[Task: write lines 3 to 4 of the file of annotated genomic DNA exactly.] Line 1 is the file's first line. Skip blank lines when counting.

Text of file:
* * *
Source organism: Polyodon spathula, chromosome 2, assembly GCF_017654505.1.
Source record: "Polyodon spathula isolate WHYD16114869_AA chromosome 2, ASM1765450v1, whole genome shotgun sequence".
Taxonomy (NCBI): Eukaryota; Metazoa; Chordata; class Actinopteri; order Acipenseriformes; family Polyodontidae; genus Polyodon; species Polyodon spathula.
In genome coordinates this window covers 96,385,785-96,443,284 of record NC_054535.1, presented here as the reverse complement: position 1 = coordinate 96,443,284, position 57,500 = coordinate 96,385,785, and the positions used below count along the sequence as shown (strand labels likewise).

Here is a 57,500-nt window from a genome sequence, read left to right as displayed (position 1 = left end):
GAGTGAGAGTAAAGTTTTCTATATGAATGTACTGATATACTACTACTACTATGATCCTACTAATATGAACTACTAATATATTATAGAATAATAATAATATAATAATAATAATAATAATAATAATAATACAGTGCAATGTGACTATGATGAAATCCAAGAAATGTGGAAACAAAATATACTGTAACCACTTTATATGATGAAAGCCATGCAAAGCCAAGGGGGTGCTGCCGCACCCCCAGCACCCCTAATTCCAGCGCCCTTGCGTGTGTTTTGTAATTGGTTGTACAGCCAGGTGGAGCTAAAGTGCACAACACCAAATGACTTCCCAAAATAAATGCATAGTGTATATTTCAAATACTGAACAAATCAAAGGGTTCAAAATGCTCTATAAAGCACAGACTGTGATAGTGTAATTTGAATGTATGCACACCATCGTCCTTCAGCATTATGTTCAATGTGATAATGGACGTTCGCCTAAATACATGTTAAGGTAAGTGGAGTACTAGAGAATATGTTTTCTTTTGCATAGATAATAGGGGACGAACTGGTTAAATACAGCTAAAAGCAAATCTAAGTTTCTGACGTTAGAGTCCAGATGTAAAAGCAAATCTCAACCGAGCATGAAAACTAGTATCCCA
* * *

Taxonomy (NCBI): Eukaryota; Metazoa; Chordata; class Actinopteri; order Acipenseriformes; family Polyodontidae; genus Polyodon; species Polyodon spathula.
In genome coordinates this window covers 96,385,785-96,443,284 of record NC_054535.1, presented here as the reverse complement: position 1 = coordinate 96,443,284, position 57,500 = coordinate 96,385,785, and the positions used below count along the sequence as shown (strand labels likewise).